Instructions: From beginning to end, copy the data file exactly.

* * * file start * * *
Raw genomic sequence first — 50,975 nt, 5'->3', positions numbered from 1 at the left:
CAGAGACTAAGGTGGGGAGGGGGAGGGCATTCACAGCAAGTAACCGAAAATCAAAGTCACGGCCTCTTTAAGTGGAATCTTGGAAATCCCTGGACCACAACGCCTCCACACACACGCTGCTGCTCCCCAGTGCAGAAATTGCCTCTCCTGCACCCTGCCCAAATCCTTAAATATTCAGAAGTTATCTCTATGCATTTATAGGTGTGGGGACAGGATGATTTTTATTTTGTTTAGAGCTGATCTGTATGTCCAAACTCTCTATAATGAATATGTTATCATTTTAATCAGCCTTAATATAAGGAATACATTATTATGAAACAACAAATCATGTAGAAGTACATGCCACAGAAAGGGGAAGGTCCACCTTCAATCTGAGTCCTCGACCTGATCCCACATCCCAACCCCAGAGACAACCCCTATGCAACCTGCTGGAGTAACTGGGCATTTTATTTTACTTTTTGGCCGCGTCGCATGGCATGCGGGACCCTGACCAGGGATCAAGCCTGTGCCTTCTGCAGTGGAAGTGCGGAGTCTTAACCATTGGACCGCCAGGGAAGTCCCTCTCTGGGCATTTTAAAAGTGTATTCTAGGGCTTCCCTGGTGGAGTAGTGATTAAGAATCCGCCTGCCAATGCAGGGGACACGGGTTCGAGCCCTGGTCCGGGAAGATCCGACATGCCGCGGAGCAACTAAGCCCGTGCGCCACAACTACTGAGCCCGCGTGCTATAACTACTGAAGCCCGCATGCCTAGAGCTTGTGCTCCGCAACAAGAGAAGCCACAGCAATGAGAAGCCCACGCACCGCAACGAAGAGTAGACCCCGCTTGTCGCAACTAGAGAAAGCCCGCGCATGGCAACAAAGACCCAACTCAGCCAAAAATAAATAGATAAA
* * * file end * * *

Raw genomic sequence first — 50,975 nt, 5'->3', positions numbered from 1 at the left:
CAGAGACTAAGGTGGGGAGGGGGAGGGCATTCACAGCAAGTAACCGAAAATCAAAGTCACGGCCTCTTTAAGTGGAATCTTGGAAATCCCTGGACCACAACGCCTCCACACACACGCTGCTGCTCCCCAGTGCAGAAATTGCCTCTCCTGCACCCTGCCCAAATCCTTAAATATTCAGAAGTTATCTCTATGCATTTATAGGTGTGGGGACAGGATGATTTTTATTTTGTTTAGAGCTGATCTGTATGTCCAAACTCTCTATAATGAATATGTTATCATTTTAATCAGCCTTAATATAAGGAATACATTATTATGAAACAACAAATCATGTAGAAGTACATGCCACAGAAAGGGGAAGGTCCACCTTCAATCTGAGTCCTCGACCTGATCCCACATCCCAACCCCAGAGACAACCCCTATGCAACCTGCTGGAGTAACTGGGCATTTTATTTTACTTTTTGGCCGCGTCGCATGGCATGCGGGACCCTGACCAGGGATCAAGCCTGTGCCTTCTGCAGTGGAAGTGCGGAGTCTTAACCATTGGACCGCCAGGGAAGTCCCTCTCTGGGCATTTTAAAAGTGTATTCTAGGGCTTCCCTGGTGGAGTAGTGATTAAGAATCCGCCTGCCAATGCAGGGGACACGGGTTCGAGCCCTGGTCCGGGAAGATCCGACATGCCGCGGAGCAACTAAGCCCGTGCGCCACAACTACTGAGCCCGCGTGCTATAACTACTGAAGCCCGCATGCCTAGAGCTTGTGCTCCGCAACAAGAGAAGCCACAGCAATGAGAAGCCCACGCACCGCAACGAAGAGTAGACCCCGCTTGTCGCAACTAGAGAAAGCCCGCGCATGGCAACAAAGACCCAACTCAGCCAAAAATAAATAGATAAA